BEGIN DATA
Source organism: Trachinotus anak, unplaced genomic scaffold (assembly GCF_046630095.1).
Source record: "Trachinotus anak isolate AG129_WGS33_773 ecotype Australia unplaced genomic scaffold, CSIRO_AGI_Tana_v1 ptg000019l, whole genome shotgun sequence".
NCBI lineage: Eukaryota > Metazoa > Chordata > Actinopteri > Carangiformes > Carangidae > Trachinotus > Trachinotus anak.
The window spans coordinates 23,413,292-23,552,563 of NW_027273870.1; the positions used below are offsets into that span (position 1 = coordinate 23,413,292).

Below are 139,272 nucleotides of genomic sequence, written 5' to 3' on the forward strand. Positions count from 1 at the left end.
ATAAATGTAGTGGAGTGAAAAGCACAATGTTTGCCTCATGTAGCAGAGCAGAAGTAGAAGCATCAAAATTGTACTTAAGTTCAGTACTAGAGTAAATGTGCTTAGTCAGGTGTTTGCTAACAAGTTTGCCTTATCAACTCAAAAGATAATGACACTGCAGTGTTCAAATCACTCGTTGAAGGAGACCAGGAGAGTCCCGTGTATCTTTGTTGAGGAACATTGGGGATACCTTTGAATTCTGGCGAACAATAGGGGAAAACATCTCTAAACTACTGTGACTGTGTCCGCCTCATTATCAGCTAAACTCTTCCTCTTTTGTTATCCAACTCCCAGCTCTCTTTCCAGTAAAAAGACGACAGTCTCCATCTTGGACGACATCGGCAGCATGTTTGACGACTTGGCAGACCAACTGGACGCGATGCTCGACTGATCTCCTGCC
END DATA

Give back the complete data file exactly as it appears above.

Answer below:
Source organism: Trachinotus anak, unplaced genomic scaffold (assembly GCF_046630095.1).
Source record: "Trachinotus anak isolate AG129_WGS33_773 ecotype Australia unplaced genomic scaffold, CSIRO_AGI_Tana_v1 ptg000019l, whole genome shotgun sequence".
NCBI lineage: Eukaryota > Metazoa > Chordata > Actinopteri > Carangiformes > Carangidae > Trachinotus > Trachinotus anak.
The window spans coordinates 23,413,292-23,552,563 of NW_027273870.1; the positions used below are offsets into that span (position 1 = coordinate 23,413,292).

Below are 139,272 nucleotides of genomic sequence, written 5' to 3' on the forward strand. Positions count from 1 at the left end.
ATAAATGTAGTGGAGTGAAAAGCACAATGTTTGCCTCATGTAGCAGAGCAGAAGTAGAAGCATCAAAATTGTACTTAAGTTCAGTACTAGAGTAAATGTGCTTAGTCAGGTGTTTGCTAACAAGTTTGCCTTATCAACTCAAAAGATAATGACACTGCAGTGTTCAAATCACTCGTTGAAGGAGACCAGGAGAGTCCCGTGTATCTTTGTTGAGGAACATTGGGGATACCTTTGAATTCTGGCGAACAATAGGGGAAAACATCTCTAAACTACTGTGACTGTGTCCGCCTCATTATCAGCTAAACTCTTCCTCTTTTGTTATCCAACTCCCAGCTCTCTTTCCAGTAAAAAGACGACAGTCTCCATCTTGGACGACATCGGCAGCATGTTTGACGACTTGGCAGACCAACTGGACGCGATGCTCGACTGATCTCCTGCC